Photo by Bob Nichols , courtesy U.S. Department of Agriculture
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Chef José Andrés, shaking things up at a government meeting in Washington, D.C., 2012.
Photo by Bob Nichols , courtesy U.S. Department of Agriculture

Tempting Fate for the Sake of Food Science

I have been cooking since I was a young boy, but the day I actually fell in love with it was more than 20 years ago, when I was a teenager working at Ferran Adrià’s elBulli.

Ferran wanted to do an experiment which involved putting cold water in a vat of hot oil. We all thought he was crazy, and not surprisingly, the experiment didn’t work out for him that day. But it was just the first step in his process, and a year or so later, he developed the dish he intended when he tempted the fate of science–when he created his liquid croquettes.

From there, the seed was planted for me, and throughout my career, I have not only been trying to cook, but have constantly been trying to learn. Not just learning about the ingredients and how I cook them, but also “the why” for what will happen when I do, the scientific explanation for what happens behind the cooking.

As chefs, we need to always challenge what we know and build upon that knowledge, and knowing “the why” will help us do that. Because if we’re able to understand the chemistry of a certain cooking technique, then we are to look at it a new way and be inspired by to do something different.

Sources of inspiration can come from anywhere. They can come from our ingredients, like when we walk through the farmers’ market and see a beautiful tomato on a hot summer day. They can come from nature. Like how water is not just a liquid but is a solid, a gas. There are so many possibilities with cooking when you reflect on that idea.

It can also come from other forms of art, and I will give you an example of how. One of my favorite artists and a good friend of mine is a man named Dale Chihuly. He uses glass and light and color to create something that, he hopes, “overwhelms people.” Let me tell you, his sculptures are some of the most beautiful things I have ever seen. So amazing, that I had to capture them in some way, and so I created the Chihuly salad with delicate garden vegetables, caramel glass olive oil, and tiger nut horchata. It tries, but hey, it’s no Chihuly.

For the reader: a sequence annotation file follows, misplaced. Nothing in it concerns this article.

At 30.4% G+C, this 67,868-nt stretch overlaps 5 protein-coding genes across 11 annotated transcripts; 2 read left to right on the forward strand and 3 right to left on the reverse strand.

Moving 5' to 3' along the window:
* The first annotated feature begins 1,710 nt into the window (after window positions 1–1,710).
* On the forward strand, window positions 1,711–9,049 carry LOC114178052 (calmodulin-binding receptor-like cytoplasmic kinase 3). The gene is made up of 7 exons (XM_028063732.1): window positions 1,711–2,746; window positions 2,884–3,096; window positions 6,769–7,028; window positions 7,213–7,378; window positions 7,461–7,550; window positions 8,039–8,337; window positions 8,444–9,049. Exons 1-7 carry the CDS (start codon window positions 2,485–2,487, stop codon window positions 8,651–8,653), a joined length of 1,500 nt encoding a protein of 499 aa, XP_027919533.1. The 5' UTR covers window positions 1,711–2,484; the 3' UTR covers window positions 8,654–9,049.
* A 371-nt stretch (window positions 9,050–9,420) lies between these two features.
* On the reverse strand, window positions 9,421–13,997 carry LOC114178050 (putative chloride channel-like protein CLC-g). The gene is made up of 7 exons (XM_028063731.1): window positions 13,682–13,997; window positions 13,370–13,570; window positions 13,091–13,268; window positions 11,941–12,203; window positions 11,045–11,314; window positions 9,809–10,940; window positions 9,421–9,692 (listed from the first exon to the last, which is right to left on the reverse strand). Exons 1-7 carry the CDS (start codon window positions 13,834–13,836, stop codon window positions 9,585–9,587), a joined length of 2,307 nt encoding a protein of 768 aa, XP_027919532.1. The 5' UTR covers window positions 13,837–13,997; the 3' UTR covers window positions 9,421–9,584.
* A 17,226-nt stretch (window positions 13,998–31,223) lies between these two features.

Sometimes, your source of inspiration can be as simple as what Ferran did that day back at elBulli. Challenging what you know – understanding the science behind the dish, and reimagining a different outcome. When we wanted to create a pesto pasta dish at my restaurant minibar in Washington, D.C., we asked ourselves: does the pasta have to be made from grain? Does the pesto have to be the sauce? And the result was our Fusilli dish, with pasta made from Parmesan water and gelatin that is injected with a pesto sauce.

When you consider the “why,” whether it’s with cooking or any other profession in life, you will start to see that things don’t always have to be what they seem. If we had stuck to the idea that, as chefs, we are supposed to only cook in a kitchen and serve people meals, we may never have realized how interconnected food is to the rest of the world, and what an important role we can play.

Just like how Ferran found a way around the cold liquid exploding in hot oil, we can all rethink how we see and use food, and instead of it being at the root of so many problems, we can make it the solution. Food can be used to solve hunger. It can help fight obesity and malnutrition, and it can be used to create jobs that will support our economy. It can be the answer. And that gives me hope for the future, because with that in mind, maybe feeding nine billion people is possible.